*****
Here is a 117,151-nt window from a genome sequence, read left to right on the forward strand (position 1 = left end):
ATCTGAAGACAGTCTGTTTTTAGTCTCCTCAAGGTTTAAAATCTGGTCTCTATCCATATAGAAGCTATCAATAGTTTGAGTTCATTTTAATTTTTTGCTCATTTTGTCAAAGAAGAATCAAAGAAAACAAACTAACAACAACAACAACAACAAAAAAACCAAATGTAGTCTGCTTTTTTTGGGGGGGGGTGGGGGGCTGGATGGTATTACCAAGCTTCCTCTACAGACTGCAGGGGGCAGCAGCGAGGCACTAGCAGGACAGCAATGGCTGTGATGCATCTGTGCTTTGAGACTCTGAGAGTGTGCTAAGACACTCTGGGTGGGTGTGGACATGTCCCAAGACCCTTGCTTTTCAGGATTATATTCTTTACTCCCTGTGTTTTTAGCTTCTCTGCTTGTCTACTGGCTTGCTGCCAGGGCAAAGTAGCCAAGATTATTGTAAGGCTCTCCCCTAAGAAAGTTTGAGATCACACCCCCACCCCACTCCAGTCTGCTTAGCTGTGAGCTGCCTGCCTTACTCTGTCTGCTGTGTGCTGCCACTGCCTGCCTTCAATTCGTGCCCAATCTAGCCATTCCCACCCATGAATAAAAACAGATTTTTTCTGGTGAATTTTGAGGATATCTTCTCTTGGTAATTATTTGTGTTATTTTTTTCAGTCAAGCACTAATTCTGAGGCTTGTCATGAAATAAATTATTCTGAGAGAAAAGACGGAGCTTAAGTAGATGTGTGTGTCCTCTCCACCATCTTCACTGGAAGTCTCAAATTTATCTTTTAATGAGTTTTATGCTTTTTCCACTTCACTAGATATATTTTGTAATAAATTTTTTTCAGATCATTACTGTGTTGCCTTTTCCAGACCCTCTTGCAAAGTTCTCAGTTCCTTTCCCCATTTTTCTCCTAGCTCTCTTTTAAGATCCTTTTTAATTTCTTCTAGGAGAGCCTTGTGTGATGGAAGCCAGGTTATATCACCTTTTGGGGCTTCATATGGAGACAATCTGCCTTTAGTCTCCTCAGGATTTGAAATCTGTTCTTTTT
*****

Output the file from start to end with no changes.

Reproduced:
Here is a 117,151-nt window from a genome sequence, read left to right on the forward strand (position 1 = left end):
ATCTGAAGACAGTCTGTTTTTAGTCTCCTCAAGGTTTAAAATCTGGTCTCTATCCATATAGAAGCTATCAATAGTTTGAGTTCATTTTAATTTTTTGCTCATTTTGTCAAAGAAGAATCAAAGAAAACAAACTAACAACAACAACAACAACAAAAAAACCAAATGTAGTCTGCTTTTTTTGGGGGGGGGTGGGGGGCTGGATGGTATTACCAAGCTTCCTCTACAGACTGCAGGGGGCAGCAGCGAGGCACTAGCAGGACAGCAATGGCTGTGATGCATCTGTGCTTTGAGACTCTGAGAGTGTGCTAAGACACTCTGGGTGGGTGTGGACATGTCCCAAGACCCTTGCTTTTCAGGATTATATTCTTTACTCCCTGTGTTTTTAGCTTCTCTGCTTGTCTACTGGCTTGCTGCCAGGGCAAAGTAGCCAAGATTATTGTAAGGCTCTCCCCTAAGAAAGTTTGAGATCACACCCCCACCCCACTCCAGTCTGCTTAGCTGTGAGCTGCCTGCCTTACTCTGTCTGCTGTGTGCTGCCACTGCCTGCCTTCAATTCGTGCCCAATCTAGCCATTCCCACCCATGAATAAAAACAGATTTTTTCTGGTGAATTTTGAGGATATCTTCTCTTGGTAATTATTTGTGTTATTTTTTTCAGTCAAGCACTAATTCTGAGGCTTGTCATGAAATAAATTATTCTGAGAGAAAAGACGGAGCTTAAGTAGATGTGTGTGTCCTCTCCACCATCTTCACTGGAAGTCTCAAATTTATCTTTTAATGAGTTTTATGCTTTTTCCACTTCACTAGATATATTTTGTAATAAATTTTTTTCAGATCATTACTGTGTTGCCTTTTCCAGACCCTCTTGCAAAGTTCTCAGTTCCTTTCCCCATTTTTCTCCTAGCTCTCTTTTAAGATCCTTTTTAATTTCTTCTAGGAGAGCCTTGTGTGATGGAAGCCAGGTTATATCACCTTTTGGGGCTTCATATGGAGACAATCTGCCTTTAGTCTCCTCAGGATTTGAAATCTGTTCTTTTT